All common water machines until the late 19th century (including water wheels) were reaction machines water's pressure head acted on the machine and produced work. A reaction turbine needs to fully contain the water during energy transfer. In 1866, California millwright Samuel Knight invented a machine that worked off a completely different concept. Inspired by the high pressure jet systems used in hydraulic mining in the gold fields, Knight developed a bucketed wheel which captured the energy of a free jet, which had converted a high head (hundreds of vertical feet in a pipe or penstock) of water to kinetic energy. This is called an impulse or tangential turbine. The water's velocity, roughly twice the velocity of the bucket periphery, does a u-turn in the bucket and drops out of the runner at 0 velocity. In 1879, Lester Pelton, experimenting with a Knight Wheel, developed a double bucket design, which exhausted the water to the side, eliminating some energy loss of the Knight wheel which exhausted some water back against the center of the wheel. In about 1895, William Doble improved on Pelton's half-cylindrical bucket form with an elliptical bucket that included a cut in it to allow the jet a cleaner bucket entry. This is the modern form of the Pelton turbine which today achieves up to 92% efficiency. Pelton had been quite an effective promoter of his design and although Doble took over the Pelton company he did not change the name to Doble because it had brand name recognition. Turgo and Crossflow turbines were later impulse designs.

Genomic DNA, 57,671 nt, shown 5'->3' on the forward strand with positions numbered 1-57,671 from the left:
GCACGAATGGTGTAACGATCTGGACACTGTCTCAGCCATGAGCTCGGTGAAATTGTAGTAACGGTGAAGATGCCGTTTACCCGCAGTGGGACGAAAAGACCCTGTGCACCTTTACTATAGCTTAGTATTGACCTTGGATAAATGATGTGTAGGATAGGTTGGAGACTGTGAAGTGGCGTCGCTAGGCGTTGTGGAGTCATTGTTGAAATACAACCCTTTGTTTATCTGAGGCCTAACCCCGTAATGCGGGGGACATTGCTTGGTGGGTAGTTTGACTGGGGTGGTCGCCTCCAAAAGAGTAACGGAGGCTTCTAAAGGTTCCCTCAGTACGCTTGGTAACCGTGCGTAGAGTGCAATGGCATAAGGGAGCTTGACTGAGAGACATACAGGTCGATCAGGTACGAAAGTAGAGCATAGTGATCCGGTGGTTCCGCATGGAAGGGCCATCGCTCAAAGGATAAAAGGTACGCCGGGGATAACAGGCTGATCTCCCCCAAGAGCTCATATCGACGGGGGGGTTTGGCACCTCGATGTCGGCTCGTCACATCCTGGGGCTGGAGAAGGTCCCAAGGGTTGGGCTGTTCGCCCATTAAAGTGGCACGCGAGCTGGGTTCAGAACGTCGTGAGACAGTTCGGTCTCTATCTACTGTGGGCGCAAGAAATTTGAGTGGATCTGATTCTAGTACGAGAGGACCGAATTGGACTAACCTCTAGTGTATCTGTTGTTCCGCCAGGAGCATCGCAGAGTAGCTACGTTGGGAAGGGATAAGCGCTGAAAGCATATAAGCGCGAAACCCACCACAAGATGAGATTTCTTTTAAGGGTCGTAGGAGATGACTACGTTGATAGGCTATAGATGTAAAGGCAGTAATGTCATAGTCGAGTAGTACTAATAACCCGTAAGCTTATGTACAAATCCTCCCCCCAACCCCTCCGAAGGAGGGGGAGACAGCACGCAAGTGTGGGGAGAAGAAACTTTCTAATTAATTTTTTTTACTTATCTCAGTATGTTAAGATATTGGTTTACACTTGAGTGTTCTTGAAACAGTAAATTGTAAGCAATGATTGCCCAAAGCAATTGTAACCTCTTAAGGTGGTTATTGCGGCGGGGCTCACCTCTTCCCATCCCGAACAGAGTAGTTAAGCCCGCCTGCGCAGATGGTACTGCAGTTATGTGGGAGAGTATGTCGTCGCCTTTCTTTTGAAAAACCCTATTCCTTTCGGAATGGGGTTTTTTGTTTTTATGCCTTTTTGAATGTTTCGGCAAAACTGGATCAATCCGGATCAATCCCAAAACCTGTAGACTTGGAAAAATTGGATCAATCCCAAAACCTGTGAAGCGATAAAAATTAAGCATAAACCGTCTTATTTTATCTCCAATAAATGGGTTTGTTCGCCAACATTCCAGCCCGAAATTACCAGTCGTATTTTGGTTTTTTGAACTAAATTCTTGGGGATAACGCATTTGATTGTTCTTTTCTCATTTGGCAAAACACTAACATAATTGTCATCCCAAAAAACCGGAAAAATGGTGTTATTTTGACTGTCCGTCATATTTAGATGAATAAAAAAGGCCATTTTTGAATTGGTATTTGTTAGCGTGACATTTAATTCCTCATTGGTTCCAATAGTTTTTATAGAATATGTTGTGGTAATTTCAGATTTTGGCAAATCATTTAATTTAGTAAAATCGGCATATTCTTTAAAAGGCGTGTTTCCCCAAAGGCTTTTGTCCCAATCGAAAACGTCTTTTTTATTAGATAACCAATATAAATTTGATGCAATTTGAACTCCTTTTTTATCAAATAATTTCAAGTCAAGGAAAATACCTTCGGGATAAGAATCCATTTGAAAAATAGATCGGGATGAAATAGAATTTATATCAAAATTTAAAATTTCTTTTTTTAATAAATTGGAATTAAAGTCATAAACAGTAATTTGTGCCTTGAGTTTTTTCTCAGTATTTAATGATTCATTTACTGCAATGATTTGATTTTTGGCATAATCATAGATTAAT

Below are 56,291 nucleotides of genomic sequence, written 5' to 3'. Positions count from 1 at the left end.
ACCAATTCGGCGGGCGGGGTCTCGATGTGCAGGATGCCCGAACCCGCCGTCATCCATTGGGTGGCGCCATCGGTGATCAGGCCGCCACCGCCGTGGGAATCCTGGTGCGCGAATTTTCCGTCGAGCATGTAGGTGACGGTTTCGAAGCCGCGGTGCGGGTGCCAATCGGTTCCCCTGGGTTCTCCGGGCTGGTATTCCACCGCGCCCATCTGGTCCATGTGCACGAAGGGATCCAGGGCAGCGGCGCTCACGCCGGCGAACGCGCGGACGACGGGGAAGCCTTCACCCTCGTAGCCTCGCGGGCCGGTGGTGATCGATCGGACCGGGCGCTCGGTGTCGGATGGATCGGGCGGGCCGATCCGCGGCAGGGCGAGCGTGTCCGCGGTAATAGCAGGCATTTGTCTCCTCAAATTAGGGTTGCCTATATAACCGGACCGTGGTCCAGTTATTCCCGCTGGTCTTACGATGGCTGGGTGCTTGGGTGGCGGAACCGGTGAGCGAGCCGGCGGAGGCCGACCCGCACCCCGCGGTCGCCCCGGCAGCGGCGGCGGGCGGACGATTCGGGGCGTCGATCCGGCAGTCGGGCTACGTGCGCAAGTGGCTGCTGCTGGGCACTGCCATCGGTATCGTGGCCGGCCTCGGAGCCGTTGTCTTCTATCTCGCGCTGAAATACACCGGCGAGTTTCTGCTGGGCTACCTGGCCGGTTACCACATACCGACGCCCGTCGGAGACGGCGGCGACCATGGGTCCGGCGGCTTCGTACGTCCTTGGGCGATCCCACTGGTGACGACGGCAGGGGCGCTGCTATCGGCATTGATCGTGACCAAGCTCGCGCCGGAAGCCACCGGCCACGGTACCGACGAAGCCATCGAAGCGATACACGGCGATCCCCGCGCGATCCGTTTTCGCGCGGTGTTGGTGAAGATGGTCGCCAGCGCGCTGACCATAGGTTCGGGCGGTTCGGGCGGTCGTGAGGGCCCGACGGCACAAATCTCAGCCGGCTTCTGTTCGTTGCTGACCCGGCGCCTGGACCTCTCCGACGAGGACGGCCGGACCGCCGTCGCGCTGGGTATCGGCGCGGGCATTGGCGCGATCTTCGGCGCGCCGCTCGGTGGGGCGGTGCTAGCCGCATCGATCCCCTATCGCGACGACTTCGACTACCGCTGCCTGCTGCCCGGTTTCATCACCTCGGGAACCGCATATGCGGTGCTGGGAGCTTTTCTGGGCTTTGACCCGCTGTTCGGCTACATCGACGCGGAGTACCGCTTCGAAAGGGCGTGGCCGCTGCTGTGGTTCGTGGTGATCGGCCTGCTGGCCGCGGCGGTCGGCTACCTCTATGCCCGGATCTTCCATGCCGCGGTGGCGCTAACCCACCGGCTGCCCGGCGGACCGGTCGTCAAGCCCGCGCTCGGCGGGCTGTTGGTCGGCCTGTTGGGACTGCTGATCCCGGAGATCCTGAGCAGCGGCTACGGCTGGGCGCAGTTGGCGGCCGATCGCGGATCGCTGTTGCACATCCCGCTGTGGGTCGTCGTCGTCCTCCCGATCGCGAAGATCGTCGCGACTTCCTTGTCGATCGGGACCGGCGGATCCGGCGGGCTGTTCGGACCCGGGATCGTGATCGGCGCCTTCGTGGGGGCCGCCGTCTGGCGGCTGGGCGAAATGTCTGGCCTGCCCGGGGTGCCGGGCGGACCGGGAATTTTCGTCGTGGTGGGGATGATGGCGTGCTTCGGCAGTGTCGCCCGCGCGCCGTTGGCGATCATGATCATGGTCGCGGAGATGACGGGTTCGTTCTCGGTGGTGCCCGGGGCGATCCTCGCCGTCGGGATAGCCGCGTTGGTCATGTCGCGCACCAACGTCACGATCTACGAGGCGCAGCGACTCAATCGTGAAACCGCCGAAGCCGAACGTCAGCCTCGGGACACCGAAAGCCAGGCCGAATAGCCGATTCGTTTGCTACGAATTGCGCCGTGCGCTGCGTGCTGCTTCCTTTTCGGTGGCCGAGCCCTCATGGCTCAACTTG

: See Directory:Tidal and River Turbine by University of Southampton for a minimalist design in a tidal generator.

Wind turbine

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These normally operate as a single stage without nozzle and interstage guide vanes. Wind Turbines have a thermodynamic cycle that is part of weather. A wind turbine is a machine for converting the kinetic energy in wind into mechanical energy. If the mechanical energy is used directly by machinery, such as a pump or grinding stones, the machine is usually called a windmill. If the mechanical energy is then converted to electricity, the machine is called a wind generator. This article discusses the conversion machinery. See the broader article on wind power for more on turbine placement and controversy, and in particular see the wind energy section of that article for an understanding of the temporal distribution of wind energy and how that affects wind turbine design. For a machine that generates wind, see wind machine. For an unusual way to induce a voltage using an aerosol of ionised water, see vaneless ion wind generator.

Wind turbines can be separated into two general types based on the axis about which the turbine rotates. Turbines that rotate around a horizontal axis are most common. Vertical axis turbines are less frequently used. Wind turbines can also be classified by the location in which they are to be used. Onshore, offshore, or even aerial wind turbines have unique design characteristics which are explained in more detail in the section on Turbine design and construction. Wind turbines may also be used in conjunction with a solar collector to extract the energy due to air heated by the Sun and rising through a large vertical Solar updraft tower.